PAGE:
Virtual town hall addresses Nevada County wildfire concerns (video)
A late-season storm brought cold temperatures and what seemed like plenty of rain to western Nevada County early this week.
But that additional precipitation has not improved the outlook for this year’s fire season — and likely will make the load of grass fuel worse than before. That was the stark warning issued by Cal Fire Chief Brian Estes at the start of a virtual town hall Thursday designed to address the county’s wildfire preparedness.
Nevada County residents were invited to join the town hall and ask questions of a panel that included fire chiefs from Grass Valley, Nevada City, Washington, and Nevada County Consolidated fire districts, as well as Nevada County Office of Emergency Services Program Manager Paul Cummings, Emergency Operations Coordinator Lt. Robert Jakobs and Public Works Director Trisha Tillotson.
A large portion of the town hall was reserved for the question-and-answer session, which ran the gamut from fire insurance to defensible space inspections and evacuation routes.
Estes noted that California saw a less severe fire season last year, as compared to 2017 and 2018. But he outlined several concerns for 2020, adding he will declare the official fire season on Monday.
“The snowpack was at 59% of normal on May 1,” he said, adding the recent rains will have no effect on that. Grasses are already higher than average, and those rains will provide another few weeks of growth.
Cal Fire will go to peak staffing in early June, Estes said.
On a positive note, Estes highlighted the work that is being done on the Ponderosa West Grass Valley Defense Zone Shaded Fuel Break, a strategic clearing project that started last fall.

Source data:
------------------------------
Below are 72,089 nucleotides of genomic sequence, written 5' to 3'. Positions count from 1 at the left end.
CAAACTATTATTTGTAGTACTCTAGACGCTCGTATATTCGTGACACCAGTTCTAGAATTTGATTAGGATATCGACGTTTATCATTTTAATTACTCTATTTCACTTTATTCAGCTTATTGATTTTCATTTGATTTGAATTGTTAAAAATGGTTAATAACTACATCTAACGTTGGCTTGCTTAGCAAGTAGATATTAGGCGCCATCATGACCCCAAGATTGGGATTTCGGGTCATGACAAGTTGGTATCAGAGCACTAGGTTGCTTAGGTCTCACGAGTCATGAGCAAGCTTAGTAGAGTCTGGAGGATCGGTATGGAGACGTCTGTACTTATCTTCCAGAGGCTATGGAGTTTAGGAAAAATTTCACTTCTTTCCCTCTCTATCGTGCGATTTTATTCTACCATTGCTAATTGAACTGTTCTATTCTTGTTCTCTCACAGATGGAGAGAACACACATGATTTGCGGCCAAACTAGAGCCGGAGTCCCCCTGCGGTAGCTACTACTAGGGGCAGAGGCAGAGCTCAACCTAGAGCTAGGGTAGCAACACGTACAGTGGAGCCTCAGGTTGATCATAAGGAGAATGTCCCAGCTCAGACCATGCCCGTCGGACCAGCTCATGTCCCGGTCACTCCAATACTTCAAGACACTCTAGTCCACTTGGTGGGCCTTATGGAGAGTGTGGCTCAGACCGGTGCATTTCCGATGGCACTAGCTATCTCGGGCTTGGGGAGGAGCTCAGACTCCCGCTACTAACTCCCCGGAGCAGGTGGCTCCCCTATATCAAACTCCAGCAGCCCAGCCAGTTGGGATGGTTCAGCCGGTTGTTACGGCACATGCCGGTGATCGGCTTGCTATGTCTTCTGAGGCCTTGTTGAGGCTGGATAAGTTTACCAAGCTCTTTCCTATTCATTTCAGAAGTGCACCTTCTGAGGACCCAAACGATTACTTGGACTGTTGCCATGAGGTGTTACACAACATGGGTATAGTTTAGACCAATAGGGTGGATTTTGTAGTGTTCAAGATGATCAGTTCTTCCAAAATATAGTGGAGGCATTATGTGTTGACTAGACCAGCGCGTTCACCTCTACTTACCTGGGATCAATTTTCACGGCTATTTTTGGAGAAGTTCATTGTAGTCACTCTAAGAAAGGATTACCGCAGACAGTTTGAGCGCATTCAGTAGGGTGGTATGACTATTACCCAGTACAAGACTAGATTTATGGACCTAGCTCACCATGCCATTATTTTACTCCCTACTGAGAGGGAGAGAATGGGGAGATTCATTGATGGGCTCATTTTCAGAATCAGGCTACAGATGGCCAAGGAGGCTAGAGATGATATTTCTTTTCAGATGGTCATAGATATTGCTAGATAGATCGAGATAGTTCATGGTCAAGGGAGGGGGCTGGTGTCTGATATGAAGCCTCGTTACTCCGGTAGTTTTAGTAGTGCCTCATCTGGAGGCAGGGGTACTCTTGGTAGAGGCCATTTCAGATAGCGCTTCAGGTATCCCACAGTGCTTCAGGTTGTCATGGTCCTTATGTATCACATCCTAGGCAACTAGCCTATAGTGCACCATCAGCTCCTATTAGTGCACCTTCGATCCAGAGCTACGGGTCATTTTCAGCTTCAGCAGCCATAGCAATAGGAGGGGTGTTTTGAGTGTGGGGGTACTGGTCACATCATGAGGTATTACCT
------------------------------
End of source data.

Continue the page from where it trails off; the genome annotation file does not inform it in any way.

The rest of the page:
Hand crews and heavy equipment have been working on the project nearly every day and are “way ahead” of schedule, said Cal Fire Division Chief Jim Mathias.
So far, they have treated 859 acres and should be done in two months at the latest, Mathias said.
“The fuel break will protect more than 3,000 residences, defending the city of Grass Valley against wildfires,” he said.
Cal Fire has more staff on the Washington Ridge hand crews this year, despite COVID-19. And although public participation in wildfire drills has been called off, fire personnel still will be training on Banner Mountain, Estes said.
Tillotson highlighted a $868,000 grant from Cal Fire that will allow the county to add 100 miles a year for its county road vegetation management program. Part of that grant will go to hire a registered forester and to hire contractors to work with the county crews. Roadways will be prioritized based on a number of factors, including whether they are in a “severity zone,” Tillotson said, adding a list is not available yet.
Contact reporter Liz Kellar at 530-477-4236 or by email at email@example.com.
Support Local Journalism
Support Local Journalism
Readers around Grass Valley and Nevada County make The Union’s work possible. Your financial contribution supports our efforts to deliver quality, locally relevant journalism.
Now more than ever, your support is critical to help us keep our community informed about the evolving coronavirus pandemic and the impact it is having locally. Every contribution, however large or small, will make a difference.
Your donation will help us continue to cover COVID-19 and our other vital local news.
Start a dialogue, stay on topic and be civil.
If you don't follow the rules, your comment may be deleted.
User Legend: Moderator Trusted User